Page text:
Modi's Emergence Holds Lessons for the Media

Published: 11th May 2014 06:00 AM  |   Last Updated: 11th May 2014 12:50 AM   |  A+A-

Narendra Modi’s emergence in national politics holds out one important message for both public figures and India’s media equally. He has been the only political leader to be subject to a systematic, organised and incessant media and academic onslaught for his alleged role in the 2002 (Gujarat) riots.

The decade-long campaign of calumny against Modi outdoes even the mud of the Indian Ocean in its abusive content. Undoubtedly, press freedom and autonomy is a precondition for any liberal democracy. But nothing is absolute in an objective world. Context and reference cannot be dispensed with in any discussion on press freedom. The anti-Modi campaign is part of the ideological predisposition which a predominant section of the media is afflicted with. Like Indian politics, the media too has imbibed the prejudice of anti-RSSism. This is evident on all occasions whenever the RSS has been decisively involved in any political process. The Janata government’s crisis in 1978-79 on the question of relationship with the RSS saw a big section of media becoming a Trojan horse of anti-RSS forces. During the Ramjanmbhoomi movement in the 90s, the media underwent a division, with the English and vernacular press on diametrically opposing sides. Consequently, it morphed into a half-hearted debate on the role of ideology in reporting. It is the ascendency of Hindutva that has become unpalatable for this crowd. The media was once again used to propagate and orchestrate “Hindu terrorism” in the popular mind, though in vain. RSS’ connectivity with the masses demolished this media assault.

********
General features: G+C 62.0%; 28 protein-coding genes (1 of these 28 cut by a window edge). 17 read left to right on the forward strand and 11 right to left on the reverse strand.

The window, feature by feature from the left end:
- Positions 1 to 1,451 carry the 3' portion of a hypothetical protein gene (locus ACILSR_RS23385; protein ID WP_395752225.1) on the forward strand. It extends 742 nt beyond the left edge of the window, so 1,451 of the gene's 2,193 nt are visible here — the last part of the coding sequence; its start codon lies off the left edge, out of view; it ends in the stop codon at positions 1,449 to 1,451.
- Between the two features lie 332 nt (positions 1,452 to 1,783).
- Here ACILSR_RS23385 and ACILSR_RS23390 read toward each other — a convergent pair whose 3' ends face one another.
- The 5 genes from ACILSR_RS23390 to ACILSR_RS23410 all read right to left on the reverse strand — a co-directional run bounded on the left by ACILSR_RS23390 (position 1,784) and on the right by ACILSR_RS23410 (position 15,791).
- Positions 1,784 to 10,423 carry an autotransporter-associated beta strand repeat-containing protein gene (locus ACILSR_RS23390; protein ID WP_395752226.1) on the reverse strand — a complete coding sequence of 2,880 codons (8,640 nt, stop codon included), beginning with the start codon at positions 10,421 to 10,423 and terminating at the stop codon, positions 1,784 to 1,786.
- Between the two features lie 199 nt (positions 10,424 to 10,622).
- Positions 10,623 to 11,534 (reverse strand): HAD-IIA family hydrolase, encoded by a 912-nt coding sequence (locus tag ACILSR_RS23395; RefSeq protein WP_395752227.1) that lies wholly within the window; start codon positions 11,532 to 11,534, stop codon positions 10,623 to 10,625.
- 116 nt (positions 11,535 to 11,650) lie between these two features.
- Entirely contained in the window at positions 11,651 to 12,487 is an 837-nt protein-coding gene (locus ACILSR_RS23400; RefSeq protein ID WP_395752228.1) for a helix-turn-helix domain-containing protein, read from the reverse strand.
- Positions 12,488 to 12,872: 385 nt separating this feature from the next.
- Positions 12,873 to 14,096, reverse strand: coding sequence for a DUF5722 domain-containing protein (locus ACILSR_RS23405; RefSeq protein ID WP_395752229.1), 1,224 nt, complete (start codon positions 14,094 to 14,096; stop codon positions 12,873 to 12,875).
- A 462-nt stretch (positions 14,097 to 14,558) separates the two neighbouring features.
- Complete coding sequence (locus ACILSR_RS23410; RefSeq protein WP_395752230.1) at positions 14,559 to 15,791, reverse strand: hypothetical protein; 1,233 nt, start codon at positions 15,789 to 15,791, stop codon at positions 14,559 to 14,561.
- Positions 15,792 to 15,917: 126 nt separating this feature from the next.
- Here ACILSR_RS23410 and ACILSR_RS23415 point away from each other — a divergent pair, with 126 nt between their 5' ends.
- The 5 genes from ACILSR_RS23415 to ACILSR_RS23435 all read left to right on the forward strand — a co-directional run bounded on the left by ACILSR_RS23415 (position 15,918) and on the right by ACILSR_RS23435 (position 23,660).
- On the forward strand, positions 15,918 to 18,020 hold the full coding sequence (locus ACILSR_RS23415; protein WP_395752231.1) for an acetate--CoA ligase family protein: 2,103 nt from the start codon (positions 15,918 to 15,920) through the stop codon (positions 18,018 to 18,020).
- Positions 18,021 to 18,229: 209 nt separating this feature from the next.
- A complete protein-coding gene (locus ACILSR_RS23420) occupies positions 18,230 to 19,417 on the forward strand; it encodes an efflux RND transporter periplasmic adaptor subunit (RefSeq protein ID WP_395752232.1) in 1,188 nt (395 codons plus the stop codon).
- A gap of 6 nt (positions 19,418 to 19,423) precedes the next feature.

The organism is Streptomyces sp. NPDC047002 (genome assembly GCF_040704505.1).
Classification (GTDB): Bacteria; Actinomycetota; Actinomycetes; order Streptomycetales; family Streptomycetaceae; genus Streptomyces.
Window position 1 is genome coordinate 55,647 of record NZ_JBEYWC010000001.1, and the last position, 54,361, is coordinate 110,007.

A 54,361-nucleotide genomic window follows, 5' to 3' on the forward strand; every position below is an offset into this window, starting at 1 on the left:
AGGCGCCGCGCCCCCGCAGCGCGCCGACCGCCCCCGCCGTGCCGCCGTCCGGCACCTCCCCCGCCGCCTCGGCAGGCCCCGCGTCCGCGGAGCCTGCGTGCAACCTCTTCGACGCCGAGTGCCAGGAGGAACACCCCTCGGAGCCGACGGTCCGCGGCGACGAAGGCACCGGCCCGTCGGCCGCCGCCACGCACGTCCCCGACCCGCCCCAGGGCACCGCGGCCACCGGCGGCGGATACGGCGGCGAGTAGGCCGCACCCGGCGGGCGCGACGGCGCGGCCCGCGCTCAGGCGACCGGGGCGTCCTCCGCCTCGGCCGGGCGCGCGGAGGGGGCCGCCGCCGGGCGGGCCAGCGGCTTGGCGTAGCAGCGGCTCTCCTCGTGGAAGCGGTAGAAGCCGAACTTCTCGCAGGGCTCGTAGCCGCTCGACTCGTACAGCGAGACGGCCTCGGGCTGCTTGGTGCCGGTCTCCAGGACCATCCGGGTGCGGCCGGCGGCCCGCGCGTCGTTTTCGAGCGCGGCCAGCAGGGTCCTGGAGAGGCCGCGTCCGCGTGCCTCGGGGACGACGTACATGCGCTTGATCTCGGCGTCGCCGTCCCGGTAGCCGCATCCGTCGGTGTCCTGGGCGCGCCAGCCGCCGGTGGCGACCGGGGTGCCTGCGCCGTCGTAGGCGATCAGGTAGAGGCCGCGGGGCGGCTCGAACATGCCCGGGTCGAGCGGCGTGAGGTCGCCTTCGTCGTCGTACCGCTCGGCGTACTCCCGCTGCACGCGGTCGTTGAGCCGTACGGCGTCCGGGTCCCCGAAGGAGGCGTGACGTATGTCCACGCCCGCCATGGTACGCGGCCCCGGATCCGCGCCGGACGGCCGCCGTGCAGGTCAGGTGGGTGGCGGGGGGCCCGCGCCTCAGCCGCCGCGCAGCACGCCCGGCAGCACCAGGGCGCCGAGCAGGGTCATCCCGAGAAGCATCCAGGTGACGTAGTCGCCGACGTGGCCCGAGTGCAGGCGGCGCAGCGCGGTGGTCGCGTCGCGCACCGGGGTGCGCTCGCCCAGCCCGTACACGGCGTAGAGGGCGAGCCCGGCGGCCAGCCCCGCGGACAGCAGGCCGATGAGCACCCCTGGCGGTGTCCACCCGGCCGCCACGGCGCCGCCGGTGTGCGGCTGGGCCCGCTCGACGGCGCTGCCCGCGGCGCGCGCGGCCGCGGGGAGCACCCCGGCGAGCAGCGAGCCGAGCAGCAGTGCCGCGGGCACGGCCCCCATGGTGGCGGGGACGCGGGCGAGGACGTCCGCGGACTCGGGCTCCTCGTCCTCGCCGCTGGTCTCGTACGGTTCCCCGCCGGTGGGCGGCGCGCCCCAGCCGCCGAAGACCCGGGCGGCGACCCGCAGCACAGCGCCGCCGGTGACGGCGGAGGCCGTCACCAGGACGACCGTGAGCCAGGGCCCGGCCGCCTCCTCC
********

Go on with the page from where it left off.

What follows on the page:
The media also endeavours to suppress ideology and project personality. It deigns approval when Modi talks developmental issues; however, the gloves are off when he defines himself as a Hindu nationalist or

reveres Lord Rama.

Modi walked out of an interview in less than five minutes on October 20, 2007 when a senior journalist tried to impose his perception and views on him about the Godhra riots. He drew ire for his ‘harsh’ behaviour. One would do well to recall Dr Ambedkar’s views in the Constituent Assembly that individual views and freedom of press are not different. The latter is synonymous with freedom of expression. In post-colonial India, clash between Western and Indian ideologies was inevitable.

Sardar Patel was also information and broadcasting minister, yet never used media to mould his image. His agenda was national reconstruction. Neither did he ever make any decision worrying about his media image. On many occasions he was labelled fascist and communal, but remained unperturbed; never counter-attacked the press.

Anti-RSSism in media complements the Nehruvian and Marxist grip on social science. Media discourse, therefore, has to be free of bias. No discourse should have an adverse impact on the freedom of press. The terms ‘textbook fascist’, ‘bully’ and ‘absolute authoritarian’ have been floated by academics and parroted by media. Prestigious institutions like Nehru Memorial Museum library provided patronage to anti-RSS and anti-Modi academics. The media is an important tool for transformation in society, and its freedom can be best ensured by its own credibility and self-restraint. It would do well to recall its once glorious role.

For instance, during the freedom movement, nine editors of the Swarajya published from Allahabad, in 10 years, suffered imprisonment on charges of sedition. An advertisement for its editor stated the service conditions as: “Two dry breads, one glass of water and 10 years imprisonment for every editorial.” In post-independent India, the media played a decisive role during the Emergency, and in national politics. It must shed its blinkers, i.e., its ideological predisposition which disconnects it from indigenous ideology and the masses.

Sinha is Hony. Director of  India Policy Foundation

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